Baton Rouge

Parish: East Baton Rouge Parish

The sprawling industrial complex anchored by ExxonMobil’s refinery, first opened in 1909(Standard Oil then), once spurred Baton Rouge’s northern growth. The community immediately to the south of the facility, Standard Heights, originally housed many refinery workers. A history of expansions, accidents and concerned neighbors led ExxonMobil to buy-out most of the houses in Standard Heights. Several blocks of once residential neighborhoods have been converted into green space between residents and the industrial facilities. Remaining community residents express concerns over persistent odors and the potential for accidents and emergency events from the many facilities including Honeywell, ExxonMobil, Lion Copolymer, Formosa Plastics and others.

Community Gallery

Satellite map showing formerly residential lots along the east and south sides of the ExxonMobil Refinery in Baton Rouge, LA
Satellite map showing formerly residential lots along the east and south sides of the ExxonMobil Refinery in Baton Rouge, LA
  • Marylee Orr Interview

    Marylee began building bridges for environmental activism in 1983 after her second son was born with a lung disease. This prompted her to found the environmental organization Mothers against Air Pollution (MAAP), and in 1985 she became the co-chair of the newly formed statewide environmental organization, the Louisiana Environmental Action Network (LEAN). In 1987 LEAN made her its executive director. Orr’s organizing career began with a monumental win preventing the burning of PCB's in the African American community of Alsen, LA. She helped pioneer cooperation between environmental interests and labor unions during the historic BASF lock- out of the 1980's to create effective common ground problem solving that improved both worker and community health and safety. In 1991, Orr was selected as a United States delegate to the Global Assembly of Women and the Environment. With Marylee's leadership, LEAN has focused on using environmental challenges as an empowerment opportunity to not only solve health and safety issues but also address the fundamental injustices that undermine underserved communities across our state. Audio interview with Marylee Orr for Women Pioneers of the Louisiana Environmental Movement by Peggy Frankland, conducted by Jennifer A. Cramer, Director of the T. Harry Williams Center for Oral History. Copyright: Louisiana State University Special Collections.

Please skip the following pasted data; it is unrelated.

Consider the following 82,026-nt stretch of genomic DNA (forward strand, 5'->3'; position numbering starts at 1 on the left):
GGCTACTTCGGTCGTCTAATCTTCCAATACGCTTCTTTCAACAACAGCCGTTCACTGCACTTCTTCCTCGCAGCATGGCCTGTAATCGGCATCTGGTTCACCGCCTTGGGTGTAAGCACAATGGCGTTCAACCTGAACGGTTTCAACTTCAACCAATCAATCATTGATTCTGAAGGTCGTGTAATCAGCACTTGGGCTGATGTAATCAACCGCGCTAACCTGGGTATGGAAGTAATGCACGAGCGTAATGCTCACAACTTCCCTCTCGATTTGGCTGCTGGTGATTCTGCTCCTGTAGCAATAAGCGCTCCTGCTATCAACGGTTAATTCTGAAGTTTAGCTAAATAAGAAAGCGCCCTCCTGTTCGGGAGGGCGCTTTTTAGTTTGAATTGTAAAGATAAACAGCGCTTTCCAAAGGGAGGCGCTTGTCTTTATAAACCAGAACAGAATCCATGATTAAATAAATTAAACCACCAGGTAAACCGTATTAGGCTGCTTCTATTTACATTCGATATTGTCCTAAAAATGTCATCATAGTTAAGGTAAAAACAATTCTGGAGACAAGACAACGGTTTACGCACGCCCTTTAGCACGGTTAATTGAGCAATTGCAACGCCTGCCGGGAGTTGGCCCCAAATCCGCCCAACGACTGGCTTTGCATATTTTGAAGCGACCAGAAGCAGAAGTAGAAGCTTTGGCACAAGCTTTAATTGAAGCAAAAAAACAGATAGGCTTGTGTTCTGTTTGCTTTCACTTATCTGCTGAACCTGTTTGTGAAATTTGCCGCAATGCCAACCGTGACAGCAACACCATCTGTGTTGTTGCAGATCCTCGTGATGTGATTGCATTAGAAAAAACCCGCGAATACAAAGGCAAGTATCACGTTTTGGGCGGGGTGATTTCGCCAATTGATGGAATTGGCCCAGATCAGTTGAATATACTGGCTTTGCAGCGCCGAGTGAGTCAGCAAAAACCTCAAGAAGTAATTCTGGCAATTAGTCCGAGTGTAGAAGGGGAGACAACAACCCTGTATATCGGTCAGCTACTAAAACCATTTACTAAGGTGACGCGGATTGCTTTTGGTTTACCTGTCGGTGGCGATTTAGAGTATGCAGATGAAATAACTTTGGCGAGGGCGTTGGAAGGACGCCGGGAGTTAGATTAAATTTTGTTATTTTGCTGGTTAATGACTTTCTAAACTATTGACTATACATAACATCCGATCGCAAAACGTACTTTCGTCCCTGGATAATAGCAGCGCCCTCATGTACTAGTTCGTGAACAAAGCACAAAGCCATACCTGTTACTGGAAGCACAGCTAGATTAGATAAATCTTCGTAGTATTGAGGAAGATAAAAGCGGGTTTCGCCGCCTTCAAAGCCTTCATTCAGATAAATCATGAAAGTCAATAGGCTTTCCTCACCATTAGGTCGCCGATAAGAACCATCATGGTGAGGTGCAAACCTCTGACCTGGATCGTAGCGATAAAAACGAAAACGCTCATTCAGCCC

• Marylee Orr Interview, part 2

    Part 2 of audio interview with Marylee Orr for Women Pioneers of the Louisiana Environmental Movement by Peggy Frankland, conducted by Jennifer A. Cramer, Director of the T. Harry Williams Center for Oral History. Copyright: Louisiana State University Special Collections.
  • Marylee Orr Interview, part 3

    Part 3 of audio interview with Marylee Orr for Women Pioneers of the Louisiana Environmental Movement by Peggy Frankland, conducted by Jennifer A. Cramer, Director of the T. Harry Williams Center for Oral History. Copyright: Louisiana State University Special Collections.
This atlas is a working document developed by community members in partnership with LEAN as they work toward resolving the challenges they face. This content is under construction and continues to be refined as new data is compiled and community situations evolve. Please excuse any errors or omissions. It is our hope that documentation of these struggles allows a greater opportunity to learn from them and, ultimately, to improve the lives of residents across Louisiana who face these significant challenges.